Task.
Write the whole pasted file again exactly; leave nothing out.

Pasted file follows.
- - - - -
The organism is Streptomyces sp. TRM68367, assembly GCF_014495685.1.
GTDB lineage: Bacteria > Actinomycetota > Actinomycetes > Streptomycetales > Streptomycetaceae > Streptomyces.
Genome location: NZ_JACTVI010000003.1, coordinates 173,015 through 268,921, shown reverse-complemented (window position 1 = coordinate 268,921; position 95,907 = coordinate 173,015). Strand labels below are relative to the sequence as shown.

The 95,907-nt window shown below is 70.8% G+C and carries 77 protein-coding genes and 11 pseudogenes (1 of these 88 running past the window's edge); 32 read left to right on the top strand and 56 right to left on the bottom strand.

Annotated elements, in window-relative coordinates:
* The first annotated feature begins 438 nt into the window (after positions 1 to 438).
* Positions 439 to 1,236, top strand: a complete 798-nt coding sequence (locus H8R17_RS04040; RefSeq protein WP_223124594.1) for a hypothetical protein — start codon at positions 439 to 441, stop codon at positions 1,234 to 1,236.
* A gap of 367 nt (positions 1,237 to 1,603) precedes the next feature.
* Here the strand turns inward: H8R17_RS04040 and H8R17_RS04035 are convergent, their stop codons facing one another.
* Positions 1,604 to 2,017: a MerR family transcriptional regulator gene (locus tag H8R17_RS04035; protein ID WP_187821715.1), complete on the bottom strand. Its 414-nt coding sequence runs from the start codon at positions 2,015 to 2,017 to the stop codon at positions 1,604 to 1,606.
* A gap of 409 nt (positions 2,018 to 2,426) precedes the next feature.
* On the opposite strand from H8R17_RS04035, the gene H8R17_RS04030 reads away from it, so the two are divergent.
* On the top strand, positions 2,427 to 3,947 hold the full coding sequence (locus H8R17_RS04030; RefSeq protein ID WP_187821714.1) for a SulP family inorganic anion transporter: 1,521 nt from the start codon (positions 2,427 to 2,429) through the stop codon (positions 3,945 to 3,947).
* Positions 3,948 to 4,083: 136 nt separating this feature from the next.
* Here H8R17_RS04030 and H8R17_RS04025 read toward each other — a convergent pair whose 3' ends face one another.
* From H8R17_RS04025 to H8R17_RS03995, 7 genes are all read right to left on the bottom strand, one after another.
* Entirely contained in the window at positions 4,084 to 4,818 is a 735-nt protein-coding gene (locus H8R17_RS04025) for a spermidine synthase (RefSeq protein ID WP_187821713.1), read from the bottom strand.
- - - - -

The organism is Streptomyces sp. TRM68367, assembly GCF_014495685.1.
GTDB lineage: Bacteria > Actinomycetota > Actinomycetes > Streptomycetales > Streptomycetaceae > Streptomyces.
Genome location: NZ_JACTVI010000003.1, coordinates 173,015 through 268,921, shown reverse-complemented (window position 1 = coordinate 268,921; position 95,907 = coordinate 173,015). Strand labels below are relative to the sequence as shown.

The 95,907-nt window shown below is 70.8% G+C and carries 77 protein-coding genes and 11 pseudogenes (1 of these 88 running past the window's edge); 32 read left to right on the top strand and 56 right to left on the bottom strand.

Annotated elements, in window-relative coordinates:
* The first annotated feature begins 438 nt into the window (after positions 1 to 438).
* Positions 439 to 1,236, top strand: a complete 798-nt coding sequence (locus H8R17_RS04040; RefSeq protein WP_223124594.1) for a hypothetical protein — start codon at positions 439 to 441, stop codon at positions 1,234 to 1,236.
* A gap of 367 nt (positions 1,237 to 1,603) precedes the next feature.
* Here the strand turns inward: H8R17_RS04040 and H8R17_RS04035 are convergent, their stop codons facing one another.
* Positions 1,604 to 2,017: a MerR family transcriptional regulator gene (locus tag H8R17_RS04035; protein ID WP_187821715.1), complete on the bottom strand. Its 414-nt coding sequence runs from the start codon at positions 2,015 to 2,017 to the stop codon at positions 1,604 to 1,606.
* A gap of 409 nt (positions 2,018 to 2,426) precedes the next feature.
* On the opposite strand from H8R17_RS04035, the gene H8R17_RS04030 reads away from it, so the two are divergent.
* On the top strand, positions 2,427 to 3,947 hold the full coding sequence (locus H8R17_RS04030; RefSeq protein ID WP_187821714.1) for a SulP family inorganic anion transporter: 1,521 nt from the start codon (positions 2,427 to 2,429) through the stop codon (positions 3,945 to 3,947).
* Positions 3,948 to 4,083: 136 nt separating this feature from the next.
* Here H8R17_RS04030 and H8R17_RS04025 read toward each other — a convergent pair whose 3' ends face one another.
* From H8R17_RS04025 to H8R17_RS03995, 7 genes are all read right to left on the bottom strand, one after another.
* Entirely contained in the window at positions 4,084 to 4,818 is a 735-nt protein-coding gene (locus H8R17_RS04025) for a spermidine synthase (RefSeq protein ID WP_187821713.1), read from the bottom strand.